I think that's enough for now. Time to get my butt moving! I've got a chess set to go buy. ;). Okay, other errands too!

Saturday, October 06, 2007


I ended up clicking on one link after another in Wikipedia and ended up at "compulsory education". This is part of what it says:

Compulsory education at the primary level was affirmed as a human right in the 1948 Universal Declaration of Human Rights.

What???? How is a COMPULSORY thing a human right???? "Compulsory" and "right" do not go together. It can be one things for it to be compulsory for governments to OFFER education for human rights, but you can't require somebody to do something and pretend it's their right. Have a look at the Free Dictionary's definition of human right:

human right - (law) any basic right or freedom to which all human beings are
entitled and in whose exercise a government may not interfere (including rights
to life and liberty as well as freedom of thought and expression and equality
before the law)

See that? "Whose exercise a government may not interfere." "Freedom."


Welcome to the house of insomniacs!

I don't know if it's the weather (very windy out there, barometric pressure is changing, too, I think) or what, but I didn't fall asleep until 11:30 last night and have been awake since 3:30. As much as I tried to fall asleep after that, even going downstairs, watching the last half of my recored "Numbers" episode, then all curled up in darkness, I just could not stop my brain from thinking--of course, I'm too tired to make it stop. ;) I think mild sinus pressure was partly to blame because I finally ended up with a nosebleed.

Ds was up at 5:45 to go to the bathroom, then came down at 6, complaining about his stomach. He's got a bit of a fever.

Dh got up at 6:35. This is the man who doesn't get out of bed until usually 8am on the weekends; and doesn't get out of bed until 6:45 on weekdays.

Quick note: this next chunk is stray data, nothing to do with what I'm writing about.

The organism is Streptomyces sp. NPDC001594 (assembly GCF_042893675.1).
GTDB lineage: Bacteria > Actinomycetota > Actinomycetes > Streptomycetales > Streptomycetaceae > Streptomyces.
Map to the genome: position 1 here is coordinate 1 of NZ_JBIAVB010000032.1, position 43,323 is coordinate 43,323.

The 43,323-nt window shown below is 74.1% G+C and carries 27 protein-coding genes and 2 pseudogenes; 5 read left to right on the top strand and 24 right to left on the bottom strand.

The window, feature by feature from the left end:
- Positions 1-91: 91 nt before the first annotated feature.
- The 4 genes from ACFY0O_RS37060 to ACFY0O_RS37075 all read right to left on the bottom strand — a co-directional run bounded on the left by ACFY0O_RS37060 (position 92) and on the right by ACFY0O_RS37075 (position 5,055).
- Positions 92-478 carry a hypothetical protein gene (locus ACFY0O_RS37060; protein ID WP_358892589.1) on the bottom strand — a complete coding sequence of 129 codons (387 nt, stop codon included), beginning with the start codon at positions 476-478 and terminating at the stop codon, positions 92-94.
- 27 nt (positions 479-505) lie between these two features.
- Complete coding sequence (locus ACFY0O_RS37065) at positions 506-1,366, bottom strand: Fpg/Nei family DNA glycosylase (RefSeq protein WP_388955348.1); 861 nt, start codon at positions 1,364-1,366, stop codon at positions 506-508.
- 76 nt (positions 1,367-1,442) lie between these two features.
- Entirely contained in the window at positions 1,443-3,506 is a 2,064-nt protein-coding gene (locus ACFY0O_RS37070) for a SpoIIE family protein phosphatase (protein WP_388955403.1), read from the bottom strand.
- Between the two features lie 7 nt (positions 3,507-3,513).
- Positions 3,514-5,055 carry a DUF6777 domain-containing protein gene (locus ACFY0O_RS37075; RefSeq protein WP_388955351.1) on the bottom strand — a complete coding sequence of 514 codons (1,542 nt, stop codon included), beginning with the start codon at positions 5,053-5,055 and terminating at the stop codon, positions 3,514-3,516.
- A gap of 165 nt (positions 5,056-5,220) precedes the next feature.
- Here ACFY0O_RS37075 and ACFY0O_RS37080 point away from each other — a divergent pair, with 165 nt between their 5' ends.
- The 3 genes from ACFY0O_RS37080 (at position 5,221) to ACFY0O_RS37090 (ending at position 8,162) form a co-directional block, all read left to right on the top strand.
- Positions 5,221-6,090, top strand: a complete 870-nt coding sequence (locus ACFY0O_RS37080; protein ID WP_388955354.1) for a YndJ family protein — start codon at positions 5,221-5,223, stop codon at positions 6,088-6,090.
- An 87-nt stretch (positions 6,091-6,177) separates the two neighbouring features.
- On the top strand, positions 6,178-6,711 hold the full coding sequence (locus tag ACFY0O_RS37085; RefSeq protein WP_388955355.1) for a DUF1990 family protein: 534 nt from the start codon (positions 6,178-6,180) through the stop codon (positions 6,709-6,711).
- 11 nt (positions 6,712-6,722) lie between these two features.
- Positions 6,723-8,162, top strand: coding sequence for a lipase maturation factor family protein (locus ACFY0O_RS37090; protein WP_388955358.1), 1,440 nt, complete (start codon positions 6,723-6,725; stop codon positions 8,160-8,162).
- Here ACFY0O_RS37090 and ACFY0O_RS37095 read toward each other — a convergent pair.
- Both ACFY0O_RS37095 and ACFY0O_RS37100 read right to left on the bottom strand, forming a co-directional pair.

And, despite having gone to bed after 9pm last night, my dd, who has been a late sleeper all week (and in bed by 8:30), just woke up. My clock here says 6:44.

What an odd way to start the long weekend!

Friday, October 05, 2007

Montessori ideas for 2.5yo's

As per Jane's request, here are some activities that many 2.5yo's can participate in:

Practical Life:
-slicing a banana: I can not tell you how many bananas my son and nephew sliced
-pouring: start small and not very messy--I gave her two small Tupperware cups yesterday with about 5 Cheerios in one; you can use food they can eat afterwards, beans, rice (naturally requires a little more dexterity); with water, you REALLY need to start small and ideally with a child-sized pitcher (which can be a creamer) and just a few drops to start with
-spooning: like pouring, but in bowls with a spoon
-grasping: can be done before spooning: child uses hands to transfer things from one bowl to another; can also be done with 'pinching' where the child moves only one item at a time (have to start with a BIG material if doing that with a little one)
-cleaning with their very own, cut-down-to-their-size sponge--they can be shown a place where they can clean the wall, the window, the table, the chair...
-sweeping: I managed to find a child-size broom at a dollar store; it's still a little on the large side for my niece, but it's much more manageable for than the huge broom; I've known at least one mom to get a regular wooden broom and have it cut short (not sure what she did about the end, if she sanded it nice and smooth or covered it in some way)

Other things I can think of :
-sorting objects by colour (starting with just one colour, like blue, and having the child find all the blue objects among the objects in a basket or set out on the table for him; of course, this assumes the child already knows what blue is; if not, specific lessons on red, blue and yellow could be given)
-having sound baskets (a little basket with objects, ideally, or pictures of things that all start with the same sound--should be gone through the first time with the child; after that, they will often just go through the things on their own, saying them out loud);
-stacking cups or blocks (as a pink tower substitute)
-simple wooden puzzles (the ones with the knobbed pieces; having one with the basic shapes--triangle, square, circle--is really good)
-painting (rocks is especially popular, but painting just about anything is considered great fun; 2yo's do fine with just having one colour because all they want to do is cover the surface)
-carrying big things for you (what's with them and loving to have something just as big as they are??)
-for the parent willing to put it together, Classified Pictures. These are picture cards based on categories, for example, a set could be on the bedroom (with a main card showing a full bedroom), with a card bearing a picture of a bed, another with a picture of a dresser, etc. You can also do animal sets, or beach sets, whatever you wish. These sets are looked at first by themselves, then you can mix 2 sets and the child has to sort them. One website which can help with this is